Cheeseburger Child Blues: How Diet Affects Mood in Children

During the early 1990s in the USA and Canada, children were prescribed an ever-growing barrage of antidepressants without sufficient evidence of results or safety. In 2003 paroxetine (Paxil) and venlafaxine (Serotax) were put to the test. In three different trials, two groups of children took either pharmaceuticals or placebos. The results indicated no benefit in taking the pharmaceuticals. In fact, according to unfavorable tests hidden by Paxil's maker, GlaxoSmithKline PLC, suicidal thoughts and suicide attempts actually increased among children who took these drugs. When these trials surfaced, the U.S. public was outraged. How could a treatment for depression actually worsen this disease, and why would the maker of this treatment lie about its negative side effects?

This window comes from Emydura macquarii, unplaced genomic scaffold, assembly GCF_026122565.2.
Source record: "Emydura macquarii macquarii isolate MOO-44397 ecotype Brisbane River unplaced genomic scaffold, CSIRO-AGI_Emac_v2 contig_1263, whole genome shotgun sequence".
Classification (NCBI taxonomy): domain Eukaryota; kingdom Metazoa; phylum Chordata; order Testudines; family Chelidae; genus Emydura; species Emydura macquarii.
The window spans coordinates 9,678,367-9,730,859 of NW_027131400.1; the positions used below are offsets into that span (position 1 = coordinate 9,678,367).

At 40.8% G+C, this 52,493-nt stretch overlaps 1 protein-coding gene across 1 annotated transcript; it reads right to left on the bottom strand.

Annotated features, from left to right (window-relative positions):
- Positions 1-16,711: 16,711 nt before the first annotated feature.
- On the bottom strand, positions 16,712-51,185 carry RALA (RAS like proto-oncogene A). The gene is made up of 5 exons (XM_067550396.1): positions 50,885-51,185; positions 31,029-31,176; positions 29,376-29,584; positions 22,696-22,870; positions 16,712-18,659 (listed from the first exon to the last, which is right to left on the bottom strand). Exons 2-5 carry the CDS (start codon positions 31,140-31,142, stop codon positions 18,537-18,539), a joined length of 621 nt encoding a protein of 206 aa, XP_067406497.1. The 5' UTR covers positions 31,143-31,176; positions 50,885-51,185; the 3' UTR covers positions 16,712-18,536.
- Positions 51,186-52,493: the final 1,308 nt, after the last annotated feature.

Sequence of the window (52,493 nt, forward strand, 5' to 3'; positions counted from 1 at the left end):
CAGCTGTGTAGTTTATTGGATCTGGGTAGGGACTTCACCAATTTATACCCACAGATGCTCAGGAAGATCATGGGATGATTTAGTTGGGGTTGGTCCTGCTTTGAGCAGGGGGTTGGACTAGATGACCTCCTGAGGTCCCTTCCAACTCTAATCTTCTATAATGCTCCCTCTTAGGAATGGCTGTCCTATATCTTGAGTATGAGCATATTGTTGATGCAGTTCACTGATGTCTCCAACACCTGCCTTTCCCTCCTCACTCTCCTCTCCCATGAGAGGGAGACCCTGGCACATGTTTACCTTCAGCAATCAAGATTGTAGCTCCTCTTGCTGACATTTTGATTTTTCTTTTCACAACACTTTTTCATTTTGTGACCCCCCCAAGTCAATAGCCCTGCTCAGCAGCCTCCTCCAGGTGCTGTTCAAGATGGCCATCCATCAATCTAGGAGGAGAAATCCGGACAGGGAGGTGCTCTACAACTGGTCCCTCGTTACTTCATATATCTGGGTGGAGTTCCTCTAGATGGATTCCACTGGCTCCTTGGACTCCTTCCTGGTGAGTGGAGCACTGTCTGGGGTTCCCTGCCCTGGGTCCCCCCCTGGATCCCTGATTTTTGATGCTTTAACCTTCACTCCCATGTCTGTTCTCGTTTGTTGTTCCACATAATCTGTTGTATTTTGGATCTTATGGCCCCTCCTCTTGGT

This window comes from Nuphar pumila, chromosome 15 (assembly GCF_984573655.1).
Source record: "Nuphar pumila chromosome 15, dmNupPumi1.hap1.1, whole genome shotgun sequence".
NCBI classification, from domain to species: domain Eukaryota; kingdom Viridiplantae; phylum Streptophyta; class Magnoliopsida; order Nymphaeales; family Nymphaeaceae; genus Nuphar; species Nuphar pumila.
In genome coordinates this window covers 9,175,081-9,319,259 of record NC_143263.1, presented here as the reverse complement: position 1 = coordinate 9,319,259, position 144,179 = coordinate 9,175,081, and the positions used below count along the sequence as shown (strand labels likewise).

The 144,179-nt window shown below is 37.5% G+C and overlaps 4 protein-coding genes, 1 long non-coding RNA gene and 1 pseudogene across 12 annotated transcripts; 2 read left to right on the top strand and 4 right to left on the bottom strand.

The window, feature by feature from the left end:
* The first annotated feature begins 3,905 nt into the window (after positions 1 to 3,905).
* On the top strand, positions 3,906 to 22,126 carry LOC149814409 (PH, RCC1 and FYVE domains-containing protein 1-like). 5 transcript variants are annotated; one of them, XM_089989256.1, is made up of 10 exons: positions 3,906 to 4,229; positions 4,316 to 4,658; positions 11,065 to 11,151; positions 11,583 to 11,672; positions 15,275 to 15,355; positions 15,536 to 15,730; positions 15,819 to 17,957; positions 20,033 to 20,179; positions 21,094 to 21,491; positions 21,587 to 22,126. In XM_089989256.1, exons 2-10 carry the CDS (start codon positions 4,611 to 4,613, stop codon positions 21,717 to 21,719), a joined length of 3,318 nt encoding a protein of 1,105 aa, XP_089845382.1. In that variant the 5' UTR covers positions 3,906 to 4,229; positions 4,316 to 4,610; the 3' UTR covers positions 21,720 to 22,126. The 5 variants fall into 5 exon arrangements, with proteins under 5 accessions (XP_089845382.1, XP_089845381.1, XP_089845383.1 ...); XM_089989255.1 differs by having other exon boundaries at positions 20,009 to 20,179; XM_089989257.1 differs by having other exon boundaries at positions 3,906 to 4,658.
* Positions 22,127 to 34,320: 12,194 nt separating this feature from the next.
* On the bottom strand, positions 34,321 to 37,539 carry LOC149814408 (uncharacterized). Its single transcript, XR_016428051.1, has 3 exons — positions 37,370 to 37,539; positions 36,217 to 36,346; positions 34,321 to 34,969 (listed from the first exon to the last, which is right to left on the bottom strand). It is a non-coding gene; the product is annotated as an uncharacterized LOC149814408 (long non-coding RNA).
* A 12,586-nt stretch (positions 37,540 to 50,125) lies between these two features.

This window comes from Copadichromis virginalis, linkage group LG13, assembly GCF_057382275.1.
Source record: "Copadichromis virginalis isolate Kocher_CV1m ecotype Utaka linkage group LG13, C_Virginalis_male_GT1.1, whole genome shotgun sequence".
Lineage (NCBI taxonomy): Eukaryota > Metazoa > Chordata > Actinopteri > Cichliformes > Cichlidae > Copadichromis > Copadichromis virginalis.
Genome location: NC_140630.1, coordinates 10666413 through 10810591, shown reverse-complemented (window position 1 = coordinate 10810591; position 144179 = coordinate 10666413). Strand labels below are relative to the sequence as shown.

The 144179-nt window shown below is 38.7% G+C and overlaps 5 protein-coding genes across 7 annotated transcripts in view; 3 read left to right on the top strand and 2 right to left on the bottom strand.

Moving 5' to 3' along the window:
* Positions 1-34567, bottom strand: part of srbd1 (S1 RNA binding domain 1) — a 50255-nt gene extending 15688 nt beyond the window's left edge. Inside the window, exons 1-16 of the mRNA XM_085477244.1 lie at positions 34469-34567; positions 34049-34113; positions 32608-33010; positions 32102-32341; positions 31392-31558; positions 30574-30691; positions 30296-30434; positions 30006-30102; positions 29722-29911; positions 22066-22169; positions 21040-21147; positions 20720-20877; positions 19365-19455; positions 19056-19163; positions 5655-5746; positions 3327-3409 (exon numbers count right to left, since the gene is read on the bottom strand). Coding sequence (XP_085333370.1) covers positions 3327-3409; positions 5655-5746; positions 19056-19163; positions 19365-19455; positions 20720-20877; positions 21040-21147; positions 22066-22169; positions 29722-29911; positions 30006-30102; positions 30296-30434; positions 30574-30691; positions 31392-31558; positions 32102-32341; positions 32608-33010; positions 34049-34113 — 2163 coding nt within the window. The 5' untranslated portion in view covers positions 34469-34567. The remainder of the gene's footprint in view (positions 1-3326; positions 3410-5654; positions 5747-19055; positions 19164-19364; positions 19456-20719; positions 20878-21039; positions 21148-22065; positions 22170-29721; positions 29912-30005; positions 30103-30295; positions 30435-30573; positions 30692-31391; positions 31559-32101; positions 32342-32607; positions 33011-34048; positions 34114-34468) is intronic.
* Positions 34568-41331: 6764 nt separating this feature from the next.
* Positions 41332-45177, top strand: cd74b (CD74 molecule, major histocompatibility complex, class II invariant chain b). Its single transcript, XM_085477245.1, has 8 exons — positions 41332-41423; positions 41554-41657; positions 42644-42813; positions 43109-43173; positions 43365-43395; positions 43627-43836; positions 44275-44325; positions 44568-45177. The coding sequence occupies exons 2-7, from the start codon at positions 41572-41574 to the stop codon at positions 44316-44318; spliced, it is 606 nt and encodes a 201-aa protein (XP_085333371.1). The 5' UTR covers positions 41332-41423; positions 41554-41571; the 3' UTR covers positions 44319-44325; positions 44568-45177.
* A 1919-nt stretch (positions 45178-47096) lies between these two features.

Unfortunately, antidepressants are often mindlessly tossed at an already complicated problem. These psychotropic drugs are swirled into an already dysfunctional chemical stew. Food allergies, food additives, airborne neurotoxins and other environmental factors are rarely addressed. It seems these antidepressants perplex the problem at best, and exacerbate it at worst.

GlaxoSmithKline PLC was sued in 2004 for allegedly concealing negative side effects of Paxil on children. While they have followed through on their subsequent promise to post all trial results online,  GlaxoSmithKline PLC is one of many pharmaceutical corporations peddling antidepressants for children. Not all follow these guidelines, nor is it certain that all trials are honestly represented. If these corporations were willing to hide the truth and risk the health of our nation's children once, what is stopping them from doing it again?

If your child suffers from depression, the best course of action is to remove the cause. By assessing food allergies, food additives, airborne neurotoxins and environmental factors, optimal health can be attained without the use of potentially dangerous drugs.